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Thousands May Be Infected With Hepatitis C from Las Vegas Clinic

Posted by Jane Akre
Thursday, February 28, 2008 12:17 PM EST
Category: On The Road, Major Medical, Protecting Your Family, In The Workplace
Tags: FDA and Prescription Drugs, Medical Devices, Medical Malpractice, Hepatitis C, Infection Control

Las Vegas patients receiving sedative received the drug using the same syringe. Now at least six are infected with hepatitis C and the health department is telling thousands they must be tested.

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It is thought that thousands of patients may be carrying the hepatitis C virus after they received medical care at a Las Vegas outpatient clinic over the last four years. 

A Clark County investigation has found the clinic was not using clean syringes for each patient anesthetized there.

All six have been diagnosed with acute hepatitis C, a blood-borne infectious disease that infects the liver.

Ensuing chronic hepatitis can result in cirrhosis and liver cancer. There is no vaccine against hepatitis C.

Investigators have found patients received multiple shots using the same syringe from other patients, dipped back into the vials that allowed infection to spread.  Five of the six hepatitis C victims had the procedure on the same day.

Anyone getting an injection from a multiple use vial needs to know how it can happen:

A clean syringe is used to draw sedative from a vial.

  • It is then given to a patient previously infected with the hepatitis C virus (HCV). Backflow into the syringe contaminates it with HCV.

  • The needle is replaced but the syringe is reused to draw additional sedative from the same vial for the same patient contaminating the vial with HCV.

  • A clean needle and syringe are used for a second patient but the contaminated vial is reused. Subsequent patients are at risk for infection.

The Southern Nevada Health District has sent warnings to all patients who visited the clinic, the Endoscopy Center of Nevada. There is a chart in the warning showing the mode of infection. 

The problems occurred March 2004 to last January. It’s estimated about 40,000 patients visited the clinic.

Brian Labus, senior epidemiologist at the district says “This is the way they did things at the clinic. It’s the way they have always done things” he tells the New York Times.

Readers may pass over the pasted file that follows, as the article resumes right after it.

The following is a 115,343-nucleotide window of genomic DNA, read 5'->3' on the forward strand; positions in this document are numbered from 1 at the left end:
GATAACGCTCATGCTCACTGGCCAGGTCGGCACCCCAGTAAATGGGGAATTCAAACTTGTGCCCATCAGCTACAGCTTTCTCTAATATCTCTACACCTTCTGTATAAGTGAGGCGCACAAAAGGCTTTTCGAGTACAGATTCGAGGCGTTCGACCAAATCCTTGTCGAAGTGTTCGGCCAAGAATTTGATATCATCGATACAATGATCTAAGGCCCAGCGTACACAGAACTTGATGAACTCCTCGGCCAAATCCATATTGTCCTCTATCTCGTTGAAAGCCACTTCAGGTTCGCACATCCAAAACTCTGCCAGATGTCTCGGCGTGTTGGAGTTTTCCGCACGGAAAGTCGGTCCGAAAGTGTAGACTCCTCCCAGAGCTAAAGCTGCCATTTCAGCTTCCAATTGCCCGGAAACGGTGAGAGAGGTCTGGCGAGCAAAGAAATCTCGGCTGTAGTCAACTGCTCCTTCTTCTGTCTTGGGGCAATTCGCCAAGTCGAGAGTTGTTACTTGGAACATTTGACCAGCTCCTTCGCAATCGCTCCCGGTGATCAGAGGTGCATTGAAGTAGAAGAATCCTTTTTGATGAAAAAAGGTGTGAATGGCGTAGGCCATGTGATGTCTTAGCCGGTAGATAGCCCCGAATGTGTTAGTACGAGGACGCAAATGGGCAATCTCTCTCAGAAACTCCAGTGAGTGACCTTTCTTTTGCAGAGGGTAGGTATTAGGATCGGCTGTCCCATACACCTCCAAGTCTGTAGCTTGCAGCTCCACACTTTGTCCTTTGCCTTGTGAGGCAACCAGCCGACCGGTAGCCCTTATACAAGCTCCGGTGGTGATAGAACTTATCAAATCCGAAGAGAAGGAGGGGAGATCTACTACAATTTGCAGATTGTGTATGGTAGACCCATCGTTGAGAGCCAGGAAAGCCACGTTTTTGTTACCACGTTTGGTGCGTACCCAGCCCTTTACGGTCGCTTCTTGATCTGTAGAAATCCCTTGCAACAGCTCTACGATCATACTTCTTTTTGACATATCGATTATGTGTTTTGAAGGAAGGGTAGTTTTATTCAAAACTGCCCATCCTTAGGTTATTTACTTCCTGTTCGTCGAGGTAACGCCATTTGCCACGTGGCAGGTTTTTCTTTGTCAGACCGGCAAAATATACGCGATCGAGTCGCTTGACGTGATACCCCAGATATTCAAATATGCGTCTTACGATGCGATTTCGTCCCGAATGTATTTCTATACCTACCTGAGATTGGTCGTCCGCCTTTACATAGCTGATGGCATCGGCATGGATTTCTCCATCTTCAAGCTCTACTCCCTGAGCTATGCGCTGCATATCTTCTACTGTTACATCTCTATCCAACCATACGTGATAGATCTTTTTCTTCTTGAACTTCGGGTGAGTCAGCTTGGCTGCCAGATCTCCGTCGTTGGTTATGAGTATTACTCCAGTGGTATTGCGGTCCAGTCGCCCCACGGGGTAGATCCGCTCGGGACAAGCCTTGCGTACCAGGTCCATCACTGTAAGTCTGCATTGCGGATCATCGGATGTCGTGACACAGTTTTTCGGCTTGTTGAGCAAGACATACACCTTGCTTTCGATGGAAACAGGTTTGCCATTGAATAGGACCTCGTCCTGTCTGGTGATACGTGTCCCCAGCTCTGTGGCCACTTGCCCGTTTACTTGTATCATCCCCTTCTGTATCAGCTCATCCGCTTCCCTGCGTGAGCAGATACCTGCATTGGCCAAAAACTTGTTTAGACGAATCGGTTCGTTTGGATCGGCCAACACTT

The blood borne disease, hepatitis C can remain dormant with no symptoms for many years even while it causes damage to the body. However liver damage, jaundice and fatigue are the symptoms. The disease is generally transmitted by sharing contaminated syringes.

Unsafe infection control is a growing public health problem as a mode to transmit HIV and hepatitis.

Of particular concern are the multi-dose vials common in many medications and vaccines to keep costs down by reducing waste. They are also more likely to spread contamination than single-dose vials.

In New York last year, Dr. Harvey Finkelstein, an anesthesiologist in Nassau County, told health officials that he would reuse a syringe to draw medications for patients from more than one vial. Blood backed up on the used syringe could enter a multi-dose vial, potentially spreading infection when that vial was used again. 

In that case, state health officials had to notify more than 600 patients to be tested for hepatitis C.

And in 2002, an outbreak of hepatitis C in a Norman, Oklahoma pain clinic found at least 52 people were infected after a nurse used the same needle and syringe to give drugs to many patients.

Three cases of hepatitis C were traced to a New York City anesthesiologist in 2007 who administered pain medication in the same way.

The CDC reports that healthcare providers or anyone administering injections should never reuse a needle or syringe either from one patient to another or to withdraw medicine from a vial.   Both needle and syringe are to be thrown away once they have been used.  It is not safe just to change the needle and reuse the syringe.

A multi-dose vial should always have medication withdrawn with a clean syringe and needle.